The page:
Image_1_Brain Antigens Stimulate Proliferation of T Lymphocytes With a Pathogenic Phenotype in Multiple Sclerosis Patients.pdf (133.27 kB)
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Image_1_Brain Antigens Stimulate Proliferation of T Lymphocytes With a Pathogenic Phenotype in Multiple Sclerosis Patients.pdf

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posted on 31.01.2022, 04:06 authored by Assaf Gottlieb, Hoai Phuong T. Pham, John William Lindsey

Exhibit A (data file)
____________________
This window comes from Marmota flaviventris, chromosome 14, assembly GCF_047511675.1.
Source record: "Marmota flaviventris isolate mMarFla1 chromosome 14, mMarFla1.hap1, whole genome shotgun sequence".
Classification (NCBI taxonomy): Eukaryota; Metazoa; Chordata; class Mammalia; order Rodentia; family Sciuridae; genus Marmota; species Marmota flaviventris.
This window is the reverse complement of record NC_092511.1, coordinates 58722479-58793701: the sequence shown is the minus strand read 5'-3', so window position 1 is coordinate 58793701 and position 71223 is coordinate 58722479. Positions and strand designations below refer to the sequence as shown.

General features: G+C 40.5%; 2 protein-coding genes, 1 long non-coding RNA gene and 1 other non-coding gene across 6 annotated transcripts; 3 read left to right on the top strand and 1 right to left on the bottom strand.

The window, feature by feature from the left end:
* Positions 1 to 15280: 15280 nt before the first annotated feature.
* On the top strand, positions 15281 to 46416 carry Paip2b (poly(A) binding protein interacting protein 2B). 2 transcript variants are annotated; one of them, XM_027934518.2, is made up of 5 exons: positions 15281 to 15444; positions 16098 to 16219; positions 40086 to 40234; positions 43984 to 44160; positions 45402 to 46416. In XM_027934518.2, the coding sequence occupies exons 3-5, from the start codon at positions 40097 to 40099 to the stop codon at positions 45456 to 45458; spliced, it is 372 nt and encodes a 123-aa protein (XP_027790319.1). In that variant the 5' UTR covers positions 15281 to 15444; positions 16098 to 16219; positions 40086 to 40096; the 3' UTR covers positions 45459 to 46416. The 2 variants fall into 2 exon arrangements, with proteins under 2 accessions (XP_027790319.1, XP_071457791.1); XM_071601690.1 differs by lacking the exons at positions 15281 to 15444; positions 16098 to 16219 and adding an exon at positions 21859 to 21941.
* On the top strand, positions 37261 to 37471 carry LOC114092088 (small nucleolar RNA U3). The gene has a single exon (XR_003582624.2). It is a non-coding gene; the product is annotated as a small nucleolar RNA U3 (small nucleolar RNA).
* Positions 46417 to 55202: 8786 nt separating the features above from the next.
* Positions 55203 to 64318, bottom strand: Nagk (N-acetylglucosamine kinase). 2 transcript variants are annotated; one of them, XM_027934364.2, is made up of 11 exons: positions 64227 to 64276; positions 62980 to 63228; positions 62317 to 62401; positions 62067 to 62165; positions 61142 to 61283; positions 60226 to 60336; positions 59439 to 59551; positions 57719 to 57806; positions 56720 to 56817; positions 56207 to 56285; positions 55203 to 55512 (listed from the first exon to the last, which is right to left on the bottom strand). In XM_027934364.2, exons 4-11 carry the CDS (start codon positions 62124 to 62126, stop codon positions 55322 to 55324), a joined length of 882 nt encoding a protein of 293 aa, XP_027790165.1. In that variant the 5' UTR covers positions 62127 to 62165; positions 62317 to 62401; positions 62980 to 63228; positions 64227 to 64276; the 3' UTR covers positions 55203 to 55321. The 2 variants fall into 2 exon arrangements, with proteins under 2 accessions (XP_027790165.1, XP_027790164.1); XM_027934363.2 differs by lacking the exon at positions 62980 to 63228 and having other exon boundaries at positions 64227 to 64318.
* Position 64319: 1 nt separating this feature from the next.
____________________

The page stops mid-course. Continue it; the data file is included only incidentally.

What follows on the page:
A method to stimulate T lymphocytes with a broad range of brain antigens would facilitate identification of the autoantigens for multiple sclerosis and enable definition of the pathogenic mechanisms important for multiple sclerosis. In a previous work, we found that the obvious approach of culturing leukocytes with homogenized brain tissue does not work because the brain homogenate suppresses antigen-specific lymphocyte proliferation. We now report a method that substantially reduces the suppressive activity. We used this non-suppressive brain homogenate to stimulate leukocytes from multiple sclerosis patients and controls. We also stimulated with common viruses for comparison. We measured proliferation, selected the responding CD3+ cells with flow cytometry, and sequenced their transcriptomes for mRNA and T-cell receptor sequences. The mRNA expression suggested that the brain-responding cells from MS patients are potentially pathogenic. The T-cell receptor repertoire of the brain-responding cells was clonal with minimal overlap with virus antigens.

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